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IBM's Q4 Profit Jumps 12%

Helped by currency exchanges on the weak U.S. dollar and solid growth across all divisions, IBM's profit for the fourth quarter of 2004 jumped by 12 percent to $3.04 billion ($1.80 per share, up 16 percent over last year at the same time).

The results marked one of the strongest quarters ever for IBM, whose quarterly profit passed the $3 billion mark for the first time. Revenues rose by close to 7 percent to $27.7 billion in the quarter, up 6.8 percent from revenues of $25.9 million during the same time last year. Adjusting for currency exchanges, however, IBM's revenues were up by 3 percent.

The results largely met or beat most analysts' expectations.

"It was a very good year for IBM," said Mark Loughridge, senior vice president and chief financial officer at IBM. He said the company's full-year revenues of $96.5 billion were up 8 percent over 2003. If not for a one-time pension settlement charge during the quarter, IBM's revenues would have risen by 14 percent, he added.

Loughridge said among the trends the company sees in IT spending is an improvement in global markets, "where market conditions moved from economic recovery to moderate expansion," he said. The expectation is for growth of between 4 and 6 percent in some global markets, especially China, Russia and Brazil.

Global services brought in the usual lion's share of the quarter's revenues, rising by 10 percent to $12.6 billion. Although the division's revenues were strong, analysts were curious about the company's backlog.

But adjusting for currency exchanges on the dollar, the quarter was up by 6 percent in global services. Within that division, outsourcing contracts grew by 12 percent across all geographies. IBM said it signed services contracts totaling $12.7 billion and ended the quarter with an estimated services backlog, including Strategic Outsourcing, Business Consulting Services, Integrated Technology Services and Maintenance, of $111 billion. The company also hinted that acquisitions would help improve the services business going forward.

Hardware revenues from continuing operations increased 4 percent (or 1 percent, adjusting for currency) to $9.5 billion in the fourth quarter. Within hardware, revenues from the systems and technology group totaled $5.9 billion for the quarter, up 5 percent on eServer revenue increases, including a 25 percent increase in xSeries servers and a 15 percent increase in pSeries UNIX servers, IBM said.

IBM's pSeries and xSeries posted strong results, growing around 15 percent year-over-year, Loughridge said during a conference call. "Customers continue to add new workloads to this platform as a centerpiece of on-demand infrastructures," he said. But revenues from the zSeries mainframe product fell compared with the prior-year quarter. IBM said revenues for the iSeries midrange servers and storage systems decreased primarily as a result of a transition to new products.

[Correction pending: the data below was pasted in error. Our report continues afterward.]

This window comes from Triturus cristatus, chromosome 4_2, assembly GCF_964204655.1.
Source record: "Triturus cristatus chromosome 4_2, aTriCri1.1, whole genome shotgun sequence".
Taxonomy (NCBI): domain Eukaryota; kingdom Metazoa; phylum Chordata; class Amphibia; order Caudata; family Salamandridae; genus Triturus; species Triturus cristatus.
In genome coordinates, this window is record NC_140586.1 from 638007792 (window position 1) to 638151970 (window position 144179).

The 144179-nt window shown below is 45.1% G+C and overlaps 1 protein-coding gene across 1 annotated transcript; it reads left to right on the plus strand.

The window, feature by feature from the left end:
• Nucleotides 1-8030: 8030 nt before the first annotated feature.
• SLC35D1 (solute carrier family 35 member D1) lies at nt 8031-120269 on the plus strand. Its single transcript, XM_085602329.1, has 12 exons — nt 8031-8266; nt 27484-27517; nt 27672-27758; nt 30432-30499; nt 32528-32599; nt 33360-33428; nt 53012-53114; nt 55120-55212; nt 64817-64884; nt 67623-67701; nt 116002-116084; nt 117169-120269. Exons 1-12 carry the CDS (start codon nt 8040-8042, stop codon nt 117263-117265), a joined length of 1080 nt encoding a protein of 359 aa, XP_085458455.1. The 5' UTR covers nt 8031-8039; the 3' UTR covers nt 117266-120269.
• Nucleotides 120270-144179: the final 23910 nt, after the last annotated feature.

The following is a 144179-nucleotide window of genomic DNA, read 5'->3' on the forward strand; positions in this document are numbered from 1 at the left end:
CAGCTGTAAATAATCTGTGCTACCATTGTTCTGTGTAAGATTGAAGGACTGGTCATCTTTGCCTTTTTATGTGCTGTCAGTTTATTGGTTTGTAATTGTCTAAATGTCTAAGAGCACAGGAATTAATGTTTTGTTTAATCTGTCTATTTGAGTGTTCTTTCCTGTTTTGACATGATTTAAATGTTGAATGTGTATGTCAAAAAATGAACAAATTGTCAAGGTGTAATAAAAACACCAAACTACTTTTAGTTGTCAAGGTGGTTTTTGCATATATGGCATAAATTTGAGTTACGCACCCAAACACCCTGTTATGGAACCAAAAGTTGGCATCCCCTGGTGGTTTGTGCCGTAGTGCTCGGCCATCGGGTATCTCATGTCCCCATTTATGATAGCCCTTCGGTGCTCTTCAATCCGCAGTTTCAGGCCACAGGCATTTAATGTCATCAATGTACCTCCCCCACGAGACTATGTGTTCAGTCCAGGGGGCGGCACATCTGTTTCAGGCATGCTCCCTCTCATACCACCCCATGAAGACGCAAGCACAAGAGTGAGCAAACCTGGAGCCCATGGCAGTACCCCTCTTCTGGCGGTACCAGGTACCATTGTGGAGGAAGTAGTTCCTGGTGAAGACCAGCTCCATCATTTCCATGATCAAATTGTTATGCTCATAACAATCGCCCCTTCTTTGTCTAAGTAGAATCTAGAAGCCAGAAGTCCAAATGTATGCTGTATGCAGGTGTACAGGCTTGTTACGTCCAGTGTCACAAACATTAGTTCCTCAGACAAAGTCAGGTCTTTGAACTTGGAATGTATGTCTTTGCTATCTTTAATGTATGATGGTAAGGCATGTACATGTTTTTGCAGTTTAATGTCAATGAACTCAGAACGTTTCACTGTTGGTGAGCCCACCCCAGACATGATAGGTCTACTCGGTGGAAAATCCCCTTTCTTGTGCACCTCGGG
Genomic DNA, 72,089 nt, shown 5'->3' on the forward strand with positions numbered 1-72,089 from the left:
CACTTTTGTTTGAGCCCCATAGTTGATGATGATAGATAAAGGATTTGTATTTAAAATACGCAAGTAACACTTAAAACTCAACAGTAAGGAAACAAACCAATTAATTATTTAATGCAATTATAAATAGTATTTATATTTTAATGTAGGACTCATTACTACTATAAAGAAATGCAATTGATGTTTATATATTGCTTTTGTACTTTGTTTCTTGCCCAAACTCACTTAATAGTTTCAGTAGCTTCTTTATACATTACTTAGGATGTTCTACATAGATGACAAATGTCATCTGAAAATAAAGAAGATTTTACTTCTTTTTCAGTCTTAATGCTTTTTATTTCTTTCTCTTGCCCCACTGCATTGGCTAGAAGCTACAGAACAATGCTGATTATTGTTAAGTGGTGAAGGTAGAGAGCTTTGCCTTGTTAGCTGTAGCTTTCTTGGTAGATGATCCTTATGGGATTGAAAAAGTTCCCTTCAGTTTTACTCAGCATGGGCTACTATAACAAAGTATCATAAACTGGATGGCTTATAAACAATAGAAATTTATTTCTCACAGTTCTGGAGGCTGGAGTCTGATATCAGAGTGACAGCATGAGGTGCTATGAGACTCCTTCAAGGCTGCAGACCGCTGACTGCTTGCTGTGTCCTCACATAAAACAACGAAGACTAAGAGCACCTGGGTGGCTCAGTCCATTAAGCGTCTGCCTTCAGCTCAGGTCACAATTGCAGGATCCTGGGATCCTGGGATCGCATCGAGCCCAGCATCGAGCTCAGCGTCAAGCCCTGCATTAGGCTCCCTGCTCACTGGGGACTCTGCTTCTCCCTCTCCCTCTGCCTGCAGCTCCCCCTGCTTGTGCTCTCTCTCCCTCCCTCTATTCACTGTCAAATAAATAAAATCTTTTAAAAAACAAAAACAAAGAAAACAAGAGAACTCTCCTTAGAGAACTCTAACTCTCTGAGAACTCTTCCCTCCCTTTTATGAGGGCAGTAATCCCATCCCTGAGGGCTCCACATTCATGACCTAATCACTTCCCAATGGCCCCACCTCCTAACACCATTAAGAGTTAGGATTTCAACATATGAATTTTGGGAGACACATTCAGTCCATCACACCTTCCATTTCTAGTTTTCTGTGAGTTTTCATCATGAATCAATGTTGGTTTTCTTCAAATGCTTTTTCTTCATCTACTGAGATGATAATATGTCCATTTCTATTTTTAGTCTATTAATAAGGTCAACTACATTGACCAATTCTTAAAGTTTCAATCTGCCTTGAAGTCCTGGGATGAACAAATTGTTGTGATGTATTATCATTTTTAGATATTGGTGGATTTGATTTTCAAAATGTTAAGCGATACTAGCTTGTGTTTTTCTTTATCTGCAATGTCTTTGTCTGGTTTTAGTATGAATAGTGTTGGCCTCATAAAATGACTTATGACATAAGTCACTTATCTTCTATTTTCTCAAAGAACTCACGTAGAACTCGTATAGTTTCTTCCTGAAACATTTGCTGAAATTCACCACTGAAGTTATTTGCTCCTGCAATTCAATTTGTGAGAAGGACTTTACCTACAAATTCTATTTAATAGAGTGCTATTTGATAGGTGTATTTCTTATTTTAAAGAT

Within IBM's personal systems group, which includes the PC division that it's selling to Chinese PC maker Lenovo, revenues improved by 2 percent to $3.5 billion.

Software revenues improved from the previous quarter, rising by about 7 percent to $4.5 billion. Adjusting for currency exchanges, the increase was 3 percent. The usual strong performers were middleware brands, especially WebSphere, which rose by 18 percent, DB2 (up by 15 percent), and Rational developer tool products (up by 8 percent). Operating system revenue inched up by 1 percent to $693 million compared with the fourth quarter of 2003.

Several factors helped drive the results, Loughridge added, such as customers that are investing in business process transformation services, which includes outsourcing, re-engineering, strategic and change consulting.

Sam Palmisano, IBM's chairman and chief executive officer, said the results reflected the strength of IBM's integrated business model and pointed out that the company returned $8.3 billion to shareholders through dividends and stock buybacks during 2004, the most in its history.

IBM's full-year profit (from continuing operations, which includes a one-time $320 million pre-tax charge to settle certain pension claims) came in at $8.4 billion, up by 11 percent over its profit of $7.6 billion for 2003. Earnings per share came in at $4.94, up 14 percent compared with the same time in 2003. Total revenues from continuing operations for the year were $96.5 billion, up 8 percent from 2003 revenues of $89.1 billion.



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